After days of steady decline, several states in India are seeing a spike in COVID-19 cases, the country’s Health Ministry said on Saturday.
“There has been a rise in daily cases in Kerala, Maharashtra, Punjab, Chhattisgarh and Madhya Pradesh,” read a ministry statement.
The western state of Maharashtra, one of India’s most populous regions, recorded 6,112 new cases over the past day.
“In the past week, Maharashtra has exhibited a spike in the number of daily new cases, accounting for the highest number of daily new cases in the country today,” the Health Ministry said.
In a bid to stem the alarming spike, the Maharashtra government has vowed stricter enforcement of safety rules, saying that citizens who violate home isolation orders or guidelines for weddings and other public gatherings will face prosecution.
In the northern Punjab state, daily infections shot up to 383 on Saturday, from an average of around 200 over the past week.
The southern Kerala state reported 4,505 new infections over the past day, while the daily case figure in Chhattisgarh and Madhya Pradesh stood at 259 and 297, respectively, according to latest figures.
- ‘3rd wave a possibility’
India’s daily infections were over 90,000 back in September, but has been brought down to less than 15,000 in recent days.
As of Saturday, the country’s overall count stands at nearly 11 million, including 156,212 deaths and over 10.6 million recoveries.
The new spike in infections has coincided with India’s announcement earlier this week that it has found cases of the COVID-19 variants that were first detected in South Africa and Brazil.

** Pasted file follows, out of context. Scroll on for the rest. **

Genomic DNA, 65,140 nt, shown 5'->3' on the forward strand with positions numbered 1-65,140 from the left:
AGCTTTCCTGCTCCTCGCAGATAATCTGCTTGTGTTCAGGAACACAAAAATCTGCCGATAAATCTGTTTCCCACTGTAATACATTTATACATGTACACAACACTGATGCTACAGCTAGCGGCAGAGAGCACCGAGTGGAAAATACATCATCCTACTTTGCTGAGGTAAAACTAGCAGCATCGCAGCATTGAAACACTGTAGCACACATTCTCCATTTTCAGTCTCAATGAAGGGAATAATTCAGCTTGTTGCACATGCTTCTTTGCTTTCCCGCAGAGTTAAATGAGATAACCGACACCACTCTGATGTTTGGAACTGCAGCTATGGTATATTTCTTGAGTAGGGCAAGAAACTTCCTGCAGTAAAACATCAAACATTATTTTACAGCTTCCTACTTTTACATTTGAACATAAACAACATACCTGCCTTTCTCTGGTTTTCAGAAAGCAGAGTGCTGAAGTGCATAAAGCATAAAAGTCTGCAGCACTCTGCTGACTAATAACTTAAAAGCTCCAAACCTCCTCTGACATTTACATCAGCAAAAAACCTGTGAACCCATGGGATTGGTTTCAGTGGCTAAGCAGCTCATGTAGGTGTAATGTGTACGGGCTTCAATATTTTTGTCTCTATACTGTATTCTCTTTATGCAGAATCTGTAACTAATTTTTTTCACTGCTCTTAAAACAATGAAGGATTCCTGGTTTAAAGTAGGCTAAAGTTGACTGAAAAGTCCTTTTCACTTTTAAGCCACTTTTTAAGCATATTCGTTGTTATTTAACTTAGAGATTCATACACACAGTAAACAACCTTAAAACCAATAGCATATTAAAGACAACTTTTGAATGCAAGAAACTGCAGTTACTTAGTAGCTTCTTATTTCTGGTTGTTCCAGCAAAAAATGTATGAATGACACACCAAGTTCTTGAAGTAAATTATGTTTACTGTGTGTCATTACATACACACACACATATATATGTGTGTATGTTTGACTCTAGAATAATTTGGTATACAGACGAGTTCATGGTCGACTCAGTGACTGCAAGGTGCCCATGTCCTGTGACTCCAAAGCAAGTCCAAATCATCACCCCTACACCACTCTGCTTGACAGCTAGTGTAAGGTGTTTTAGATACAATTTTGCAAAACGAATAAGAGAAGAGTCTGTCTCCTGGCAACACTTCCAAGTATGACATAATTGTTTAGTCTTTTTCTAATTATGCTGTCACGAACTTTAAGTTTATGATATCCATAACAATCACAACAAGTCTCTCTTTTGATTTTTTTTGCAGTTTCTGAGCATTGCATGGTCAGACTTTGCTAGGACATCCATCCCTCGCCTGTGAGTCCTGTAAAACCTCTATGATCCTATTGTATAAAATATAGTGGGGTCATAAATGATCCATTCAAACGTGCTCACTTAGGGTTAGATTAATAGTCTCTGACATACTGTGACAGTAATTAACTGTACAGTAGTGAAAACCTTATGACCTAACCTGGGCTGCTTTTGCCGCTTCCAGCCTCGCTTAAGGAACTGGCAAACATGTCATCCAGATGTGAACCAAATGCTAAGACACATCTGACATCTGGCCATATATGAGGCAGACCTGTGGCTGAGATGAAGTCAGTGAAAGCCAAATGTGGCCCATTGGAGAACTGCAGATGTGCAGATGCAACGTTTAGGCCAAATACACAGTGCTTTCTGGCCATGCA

Experts have warned that the government’s move to relax restrictions could backfire.
Following a nationwide lockdown imposed last March, India started resuming economic activities in a phased manner from June.
Vaccinations in the country of over 1.3 billion started in mid-January and over 10.7 million doses have been administered to date, according to official data.
“People have to keep following measures such as using masks and social distancing. The government also needs to increase surveillance,” Dr. Digambar Behera, a chest specialist in India, told Anadolu Agency.
Himanshu Sikka, a member of IPE Global, an international health care development consultancy, said the virus surge in parts of India is “a harsh reminder” of the need for caution.
“This is a harsh reminder that we are still very much in the pandemic and facing new challenges of foreign and now possibly local variants of the virus,” he said.
“We would possibly see a third wave if drastic measures to increase awareness among people are not taken. Focus has to be on prevention measures and social distancing, as vaccines may help in the medium term.”